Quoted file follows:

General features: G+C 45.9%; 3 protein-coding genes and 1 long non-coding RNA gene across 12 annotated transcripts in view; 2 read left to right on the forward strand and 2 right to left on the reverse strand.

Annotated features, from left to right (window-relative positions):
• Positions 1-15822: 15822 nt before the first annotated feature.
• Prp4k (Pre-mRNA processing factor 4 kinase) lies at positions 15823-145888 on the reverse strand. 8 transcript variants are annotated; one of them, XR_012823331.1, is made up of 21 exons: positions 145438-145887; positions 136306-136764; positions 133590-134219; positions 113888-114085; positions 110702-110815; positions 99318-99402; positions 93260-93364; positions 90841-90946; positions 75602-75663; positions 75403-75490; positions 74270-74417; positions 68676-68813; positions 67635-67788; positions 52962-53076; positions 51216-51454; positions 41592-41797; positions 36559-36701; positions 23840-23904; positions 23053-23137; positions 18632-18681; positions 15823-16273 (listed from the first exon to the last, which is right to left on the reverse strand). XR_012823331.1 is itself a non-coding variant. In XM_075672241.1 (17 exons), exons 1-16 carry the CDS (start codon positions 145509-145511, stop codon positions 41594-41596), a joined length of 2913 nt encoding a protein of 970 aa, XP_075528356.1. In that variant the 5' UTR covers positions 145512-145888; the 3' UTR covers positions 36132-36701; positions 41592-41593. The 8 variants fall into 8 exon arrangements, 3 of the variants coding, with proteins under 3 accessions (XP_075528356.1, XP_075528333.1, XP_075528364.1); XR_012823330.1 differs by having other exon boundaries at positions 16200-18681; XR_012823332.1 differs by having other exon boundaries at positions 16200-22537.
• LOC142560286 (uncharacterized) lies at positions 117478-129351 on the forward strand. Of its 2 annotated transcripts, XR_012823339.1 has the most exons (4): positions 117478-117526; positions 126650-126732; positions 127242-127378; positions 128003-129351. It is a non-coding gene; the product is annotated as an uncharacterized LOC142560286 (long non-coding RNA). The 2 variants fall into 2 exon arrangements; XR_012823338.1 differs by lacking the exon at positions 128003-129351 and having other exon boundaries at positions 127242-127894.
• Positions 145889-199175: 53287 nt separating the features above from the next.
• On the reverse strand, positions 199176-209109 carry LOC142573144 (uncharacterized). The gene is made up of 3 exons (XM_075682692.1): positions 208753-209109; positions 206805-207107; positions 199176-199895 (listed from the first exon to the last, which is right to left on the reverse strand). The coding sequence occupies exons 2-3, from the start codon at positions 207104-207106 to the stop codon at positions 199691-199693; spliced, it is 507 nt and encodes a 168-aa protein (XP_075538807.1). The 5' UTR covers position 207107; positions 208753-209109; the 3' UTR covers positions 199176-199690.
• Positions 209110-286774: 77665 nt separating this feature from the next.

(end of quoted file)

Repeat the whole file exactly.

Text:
General features: G+C 45.9%; 3 protein-coding genes and 1 long non-coding RNA gene across 12 annotated transcripts in view; 2 read left to right on the forward strand and 2 right to left on the reverse strand.

Annotated features, from left to right (window-relative positions):
• Positions 1-15822: 15822 nt before the first annotated feature.
• Prp4k (Pre-mRNA processing factor 4 kinase) lies at positions 15823-145888 on the reverse strand. 8 transcript variants are annotated; one of them, XR_012823331.1, is made up of 21 exons: positions 145438-145887; positions 136306-136764; positions 133590-134219; positions 113888-114085; positions 110702-110815; positions 99318-99402; positions 93260-93364; positions 90841-90946; positions 75602-75663; positions 75403-75490; positions 74270-74417; positions 68676-68813; positions 67635-67788; positions 52962-53076; positions 51216-51454; positions 41592-41797; positions 36559-36701; positions 23840-23904; positions 23053-23137; positions 18632-18681; positions 15823-16273 (listed from the first exon to the last, which is right to left on the reverse strand). XR_012823331.1 is itself a non-coding variant. In XM_075672241.1 (17 exons), exons 1-16 carry the CDS (start codon positions 145509-145511, stop codon positions 41594-41596), a joined length of 2913 nt encoding a protein of 970 aa, XP_075528356.1. In that variant the 5' UTR covers positions 145512-145888; the 3' UTR covers positions 36132-36701; positions 41592-41593. The 8 variants fall into 8 exon arrangements, 3 of the variants coding, with proteins under 3 accessions (XP_075528356.1, XP_075528333.1, XP_075528364.1); XR_012823330.1 differs by having other exon boundaries at positions 16200-18681; XR_012823332.1 differs by having other exon boundaries at positions 16200-22537.
• LOC142560286 (uncharacterized) lies at positions 117478-129351 on the forward strand. Of its 2 annotated transcripts, XR_012823339.1 has the most exons (4): positions 117478-117526; positions 126650-126732; positions 127242-127378; positions 128003-129351. It is a non-coding gene; the product is annotated as an uncharacterized LOC142560286 (long non-coding RNA). The 2 variants fall into 2 exon arrangements; XR_012823338.1 differs by lacking the exon at positions 128003-129351 and having other exon boundaries at positions 127242-127894.
• Positions 145889-199175: 53287 nt separating the features above from the next.
• On the reverse strand, positions 199176-209109 carry LOC142573144 (uncharacterized). The gene is made up of 3 exons (XM_075682692.1): positions 208753-209109; positions 206805-207107; positions 199176-199895 (listed from the first exon to the last, which is right to left on the reverse strand). The coding sequence occupies exons 2-3, from the start codon at positions 207104-207106 to the stop codon at positions 199691-199693; spliced, it is 507 nt and encodes a 168-aa protein (XP_075538807.1). The 5' UTR covers position 207107; positions 208753-209109; the 3' UTR covers positions 199176-199690.
• Positions 209110-286774: 77665 nt separating this feature from the next.